Corporate report Human Rights and Democracy Report 2013

June 24, 2014
Executive Summary

This report provides an overview of activity in 2013 by the FCO and its diplomatic network to defend human rights and promote democracy around the world. It also sets out the analysis on country situations and thematic issues which directs that work.

An important new focus in 2013 was the Preventing Sexual Violence Initiative (PSVI), which will reach another milestone on 10-13 June 2014, when the Foreign Secretary and the Special Envoy of the UN High Commissioner for Refugees, Angelina Jolie, will co-chair a global summit on ending sexual violence in conflict. Other initiatives prioritised in 2013 were:

the defence of freedom of religion or belief worldwide;
agreement on the world’s first treaty to control the arms trade;
the UK’s election and return to the UN Human Rights Council (UNHRC); and
the launch of the UK Action Plan on Business and Human Rights.
Our work to underpin democracy, defend freedom of expression, and promote wider political participation has included contributions through election observer missions and the Westminster Foundation for Democracy. In conjunction with many NGOs and civil society organisations, we have supported human rights defenders - courageous people who often face repression and harassment.

The UK has championed the rule of law overseas, working with national and international NGOs and through the UN on torture prevention initiatives. We have campaigned for states to ratify the Convention Against Torture and its Optional Protocol. Abolition of the death penalty remains a top priority, and we continue to lobby against its use in any circumstances, anywhere. Support for international criminal justice continues to be a fundamental element of our foreign policy. We support the International Criminal Court and other tribunals.

Freedom of religion or belief remains under threat. We have taken action, through project work in several countries, at the multilateral level (UN resolutions, EU advocacy), and by bringing together faith and political leaders to extol the benefits of pluralism.

At the Commission on the Status of Women, we took its 2013 theme, "the elimination and prevention of all forms of violence against women and girls”, and worked for agreed standards against which civil society can hold governments to account.

We promoted children’s rights through the UN, by co-sponsoring the omnibus resolution and, in this and other fora, strove to ban child labour. Bilaterally, we pressed countries to end forced and early marriage, and sexual exploitation.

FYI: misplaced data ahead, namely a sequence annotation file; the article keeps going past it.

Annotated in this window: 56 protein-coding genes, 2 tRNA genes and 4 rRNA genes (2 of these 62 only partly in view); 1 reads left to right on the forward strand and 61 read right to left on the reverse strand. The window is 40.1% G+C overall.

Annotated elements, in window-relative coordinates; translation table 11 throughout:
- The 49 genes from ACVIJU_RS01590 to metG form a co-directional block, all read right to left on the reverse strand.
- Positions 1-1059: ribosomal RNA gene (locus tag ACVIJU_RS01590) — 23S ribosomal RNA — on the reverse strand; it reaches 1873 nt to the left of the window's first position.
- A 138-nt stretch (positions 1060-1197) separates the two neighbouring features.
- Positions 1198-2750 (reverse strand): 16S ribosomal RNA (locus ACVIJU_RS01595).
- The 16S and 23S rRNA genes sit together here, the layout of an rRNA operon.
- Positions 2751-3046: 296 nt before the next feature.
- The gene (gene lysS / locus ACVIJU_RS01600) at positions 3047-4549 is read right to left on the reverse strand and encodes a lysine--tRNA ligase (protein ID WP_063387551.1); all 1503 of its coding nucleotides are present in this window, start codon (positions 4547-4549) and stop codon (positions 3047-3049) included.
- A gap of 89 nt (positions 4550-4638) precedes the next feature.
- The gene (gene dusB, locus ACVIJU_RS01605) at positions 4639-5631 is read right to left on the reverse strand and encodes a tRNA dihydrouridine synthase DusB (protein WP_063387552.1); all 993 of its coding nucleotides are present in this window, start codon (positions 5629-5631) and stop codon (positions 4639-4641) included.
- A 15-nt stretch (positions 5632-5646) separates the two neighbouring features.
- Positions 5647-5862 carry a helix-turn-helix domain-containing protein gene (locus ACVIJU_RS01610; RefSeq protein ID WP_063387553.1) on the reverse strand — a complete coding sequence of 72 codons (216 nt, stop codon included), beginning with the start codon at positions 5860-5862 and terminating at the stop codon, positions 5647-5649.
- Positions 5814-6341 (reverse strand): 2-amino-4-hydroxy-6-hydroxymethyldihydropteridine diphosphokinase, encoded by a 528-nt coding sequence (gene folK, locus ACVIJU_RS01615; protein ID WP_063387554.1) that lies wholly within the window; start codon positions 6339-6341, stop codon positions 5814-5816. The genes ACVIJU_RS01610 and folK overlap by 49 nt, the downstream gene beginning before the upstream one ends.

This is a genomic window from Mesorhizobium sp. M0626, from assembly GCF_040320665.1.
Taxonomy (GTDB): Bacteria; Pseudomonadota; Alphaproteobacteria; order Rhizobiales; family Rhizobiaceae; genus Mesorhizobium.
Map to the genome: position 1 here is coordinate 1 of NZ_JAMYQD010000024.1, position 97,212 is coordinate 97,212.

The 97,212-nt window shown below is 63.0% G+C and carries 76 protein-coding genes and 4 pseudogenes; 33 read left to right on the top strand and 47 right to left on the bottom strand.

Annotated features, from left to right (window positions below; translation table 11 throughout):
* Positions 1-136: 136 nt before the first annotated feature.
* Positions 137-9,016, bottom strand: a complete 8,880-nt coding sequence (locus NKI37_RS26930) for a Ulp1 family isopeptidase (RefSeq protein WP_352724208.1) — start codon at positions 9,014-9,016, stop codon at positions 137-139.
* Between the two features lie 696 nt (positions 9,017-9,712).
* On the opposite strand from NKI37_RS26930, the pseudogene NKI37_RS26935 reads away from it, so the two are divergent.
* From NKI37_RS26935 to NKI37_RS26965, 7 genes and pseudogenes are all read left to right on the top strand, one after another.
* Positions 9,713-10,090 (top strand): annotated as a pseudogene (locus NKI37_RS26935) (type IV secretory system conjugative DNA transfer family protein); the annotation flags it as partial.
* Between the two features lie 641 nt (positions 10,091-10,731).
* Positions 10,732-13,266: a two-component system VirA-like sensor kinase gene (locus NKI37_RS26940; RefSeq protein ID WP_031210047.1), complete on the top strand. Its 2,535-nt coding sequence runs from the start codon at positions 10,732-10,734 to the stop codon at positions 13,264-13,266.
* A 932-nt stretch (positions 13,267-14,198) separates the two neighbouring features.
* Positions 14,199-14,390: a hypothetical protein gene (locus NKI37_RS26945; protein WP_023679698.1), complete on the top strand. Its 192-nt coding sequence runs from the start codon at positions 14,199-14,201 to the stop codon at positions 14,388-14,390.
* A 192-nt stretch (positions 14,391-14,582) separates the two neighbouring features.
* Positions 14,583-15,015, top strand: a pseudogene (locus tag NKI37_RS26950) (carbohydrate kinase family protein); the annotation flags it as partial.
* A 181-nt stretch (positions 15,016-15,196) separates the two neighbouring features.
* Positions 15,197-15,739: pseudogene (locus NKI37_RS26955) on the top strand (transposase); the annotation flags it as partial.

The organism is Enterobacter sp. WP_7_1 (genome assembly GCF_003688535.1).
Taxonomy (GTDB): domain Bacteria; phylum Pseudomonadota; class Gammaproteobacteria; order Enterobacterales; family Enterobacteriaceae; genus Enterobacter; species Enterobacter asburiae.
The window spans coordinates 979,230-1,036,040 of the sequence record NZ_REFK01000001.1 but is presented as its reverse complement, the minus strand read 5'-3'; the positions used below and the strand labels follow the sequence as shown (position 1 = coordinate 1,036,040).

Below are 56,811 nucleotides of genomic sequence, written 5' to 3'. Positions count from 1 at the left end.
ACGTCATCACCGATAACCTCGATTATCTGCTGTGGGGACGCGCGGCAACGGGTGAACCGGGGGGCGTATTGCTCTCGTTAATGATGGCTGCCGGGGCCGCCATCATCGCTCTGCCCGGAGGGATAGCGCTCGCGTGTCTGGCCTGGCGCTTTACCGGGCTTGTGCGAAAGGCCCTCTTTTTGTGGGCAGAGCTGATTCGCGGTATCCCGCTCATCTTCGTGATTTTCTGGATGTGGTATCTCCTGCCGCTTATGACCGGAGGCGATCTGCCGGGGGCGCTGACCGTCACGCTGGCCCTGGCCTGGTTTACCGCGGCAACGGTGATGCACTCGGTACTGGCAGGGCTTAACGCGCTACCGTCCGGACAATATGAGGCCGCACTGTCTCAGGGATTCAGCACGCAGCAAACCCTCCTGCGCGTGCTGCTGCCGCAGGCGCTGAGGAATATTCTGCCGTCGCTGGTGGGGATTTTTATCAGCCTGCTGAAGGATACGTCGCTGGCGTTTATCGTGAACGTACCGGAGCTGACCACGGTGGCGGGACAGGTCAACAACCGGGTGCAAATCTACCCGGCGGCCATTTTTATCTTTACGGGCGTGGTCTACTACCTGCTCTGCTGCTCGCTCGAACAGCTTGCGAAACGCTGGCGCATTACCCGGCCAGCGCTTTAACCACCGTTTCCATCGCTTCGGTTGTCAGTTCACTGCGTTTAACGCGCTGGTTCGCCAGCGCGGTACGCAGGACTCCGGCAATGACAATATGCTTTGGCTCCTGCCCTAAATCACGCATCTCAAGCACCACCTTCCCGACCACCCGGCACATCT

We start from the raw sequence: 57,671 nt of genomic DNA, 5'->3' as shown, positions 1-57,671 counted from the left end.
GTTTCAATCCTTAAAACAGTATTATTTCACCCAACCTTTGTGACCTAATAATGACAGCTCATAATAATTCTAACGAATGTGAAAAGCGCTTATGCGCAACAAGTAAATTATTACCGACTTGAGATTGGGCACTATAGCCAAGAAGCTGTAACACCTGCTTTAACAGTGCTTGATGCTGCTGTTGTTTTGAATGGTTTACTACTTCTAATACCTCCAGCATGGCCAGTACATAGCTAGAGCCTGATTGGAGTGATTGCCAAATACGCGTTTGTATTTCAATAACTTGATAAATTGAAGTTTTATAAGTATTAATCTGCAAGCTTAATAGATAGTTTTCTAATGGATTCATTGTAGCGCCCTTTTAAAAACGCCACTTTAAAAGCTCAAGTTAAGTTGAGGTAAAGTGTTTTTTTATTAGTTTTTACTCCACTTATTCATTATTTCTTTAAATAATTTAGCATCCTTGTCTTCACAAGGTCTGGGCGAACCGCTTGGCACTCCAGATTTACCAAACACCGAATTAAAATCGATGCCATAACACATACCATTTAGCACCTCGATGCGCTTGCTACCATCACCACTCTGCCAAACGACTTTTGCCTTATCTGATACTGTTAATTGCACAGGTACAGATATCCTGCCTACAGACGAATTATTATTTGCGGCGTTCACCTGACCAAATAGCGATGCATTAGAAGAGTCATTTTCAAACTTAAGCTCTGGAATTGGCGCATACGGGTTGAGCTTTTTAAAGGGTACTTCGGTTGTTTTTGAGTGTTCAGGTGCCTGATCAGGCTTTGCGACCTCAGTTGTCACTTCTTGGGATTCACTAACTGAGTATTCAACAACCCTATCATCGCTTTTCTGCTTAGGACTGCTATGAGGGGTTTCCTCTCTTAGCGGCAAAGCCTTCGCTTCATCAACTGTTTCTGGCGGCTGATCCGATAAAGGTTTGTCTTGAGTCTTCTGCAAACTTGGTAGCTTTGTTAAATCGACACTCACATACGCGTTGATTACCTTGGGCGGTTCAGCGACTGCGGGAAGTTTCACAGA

We advocated a UNHRC resolution to protect lesbian, gay, bisexual and transgender (LGBT) rights internationally and, alarmed by reactionary legislation in several countries, including in the Commonwealth, combined lobbying with funding and working on practical projects to help protect communities at risk. In the EU we have supported the development of lesbian, gay, bisexual, transgender and intersex (LGBTI) guidelines, which will be used by EU Delegations globally to promote LGBT rights.

The UK’s counter-terrorism work focuses on capacity building with the police and the judiciary, in ways which protect human rights and respect for the rule of law, thanks to our Overseas Justice and Security Assistance Guidance.

The adoption of a legally-binding Arms Trade Treaty was the culmination of seven years of work within the UN. On 3 June, the UK was amongst the first to sign. Underpinning our counter-proliferation efforts is our stringent export licensing regime.

We remain concerned by the number of conflicts worldwide. The UK National Action Plan on Women, Peace and Security will help us reduce the impact of conflict on women and girls, and include them in conflict resolution. We continue to work through the UN on the protection of civilians and children in armed conflict.

Widespread implementation of the UN Guiding Principles on Business and Human Rights is an important and achievable goal. In 2013, the UK became the first country to publish its own Action Plan on Business and Human Rights. We also work through other organisations, such as the EU, the Organisation for Economic Cooperation and Development, and the UN, to promote responsible business practices and combat corruption.

Protecting the human rights of the British community overseas is a priority for us. UK officials work with British nationals on a wide range of issues with human rights implications, from imprisonment to forced marriage, female genital mutilation and child abduction.

The UK takes seriously its responsibility for the security and good governance of the UK Overseas Territories. In 2013, the UK and territory governments pursued their programme to extend core UN human rights conventions to territories where this had not yet happened.

The final section of the report contains a review of the human rights situation in 28 countries where the UK government has wide-ranging concerns. We will continue to report on the countries of concern on a quarterly basis.

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